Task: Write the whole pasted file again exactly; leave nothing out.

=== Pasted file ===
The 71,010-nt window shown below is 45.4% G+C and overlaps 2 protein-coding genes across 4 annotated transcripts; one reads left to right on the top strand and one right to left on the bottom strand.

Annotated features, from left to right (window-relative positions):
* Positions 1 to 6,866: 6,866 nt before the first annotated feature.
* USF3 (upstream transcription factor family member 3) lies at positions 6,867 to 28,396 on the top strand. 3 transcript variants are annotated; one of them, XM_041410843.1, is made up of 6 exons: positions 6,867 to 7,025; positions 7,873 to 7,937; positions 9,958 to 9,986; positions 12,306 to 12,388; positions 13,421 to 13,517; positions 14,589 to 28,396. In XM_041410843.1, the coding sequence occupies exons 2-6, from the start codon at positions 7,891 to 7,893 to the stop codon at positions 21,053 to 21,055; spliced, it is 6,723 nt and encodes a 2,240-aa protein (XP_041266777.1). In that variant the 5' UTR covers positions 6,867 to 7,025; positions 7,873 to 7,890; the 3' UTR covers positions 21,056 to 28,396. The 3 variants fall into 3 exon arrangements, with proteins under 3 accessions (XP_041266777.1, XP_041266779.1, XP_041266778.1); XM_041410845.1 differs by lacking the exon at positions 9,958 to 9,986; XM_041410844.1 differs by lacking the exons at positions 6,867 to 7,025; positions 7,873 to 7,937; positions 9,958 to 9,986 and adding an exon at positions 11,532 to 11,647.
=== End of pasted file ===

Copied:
The 71,010-nt window shown below is 45.4% G+C and overlaps 2 protein-coding genes across 4 annotated transcripts; one reads left to right on the top strand and one right to left on the bottom strand.

Annotated features, from left to right (window-relative positions):
* Positions 1 to 6,866: 6,866 nt before the first annotated feature.
* USF3 (upstream transcription factor family member 3) lies at positions 6,867 to 28,396 on the top strand. 3 transcript variants are annotated; one of them, XM_041410843.1, is made up of 6 exons: positions 6,867 to 7,025; positions 7,873 to 7,937; positions 9,958 to 9,986; positions 12,306 to 12,388; positions 13,421 to 13,517; positions 14,589 to 28,396. In XM_041410843.1, the coding sequence occupies exons 2-6, from the start codon at positions 7,891 to 7,893 to the stop codon at positions 21,053 to 21,055; spliced, it is 6,723 nt and encodes a 2,240-aa protein (XP_041266777.1). In that variant the 5' UTR covers positions 6,867 to 7,025; positions 7,873 to 7,890; the 3' UTR covers positions 21,056 to 28,396. The 3 variants fall into 3 exon arrangements, with proteins under 3 accessions (XP_041266777.1, XP_041266779.1, XP_041266778.1); XM_041410845.1 differs by lacking the exon at positions 9,958 to 9,986; XM_041410844.1 differs by lacking the exons at positions 6,867 to 7,025; positions 7,873 to 7,937; positions 9,958 to 9,986 and adding an exon at positions 11,532 to 11,647.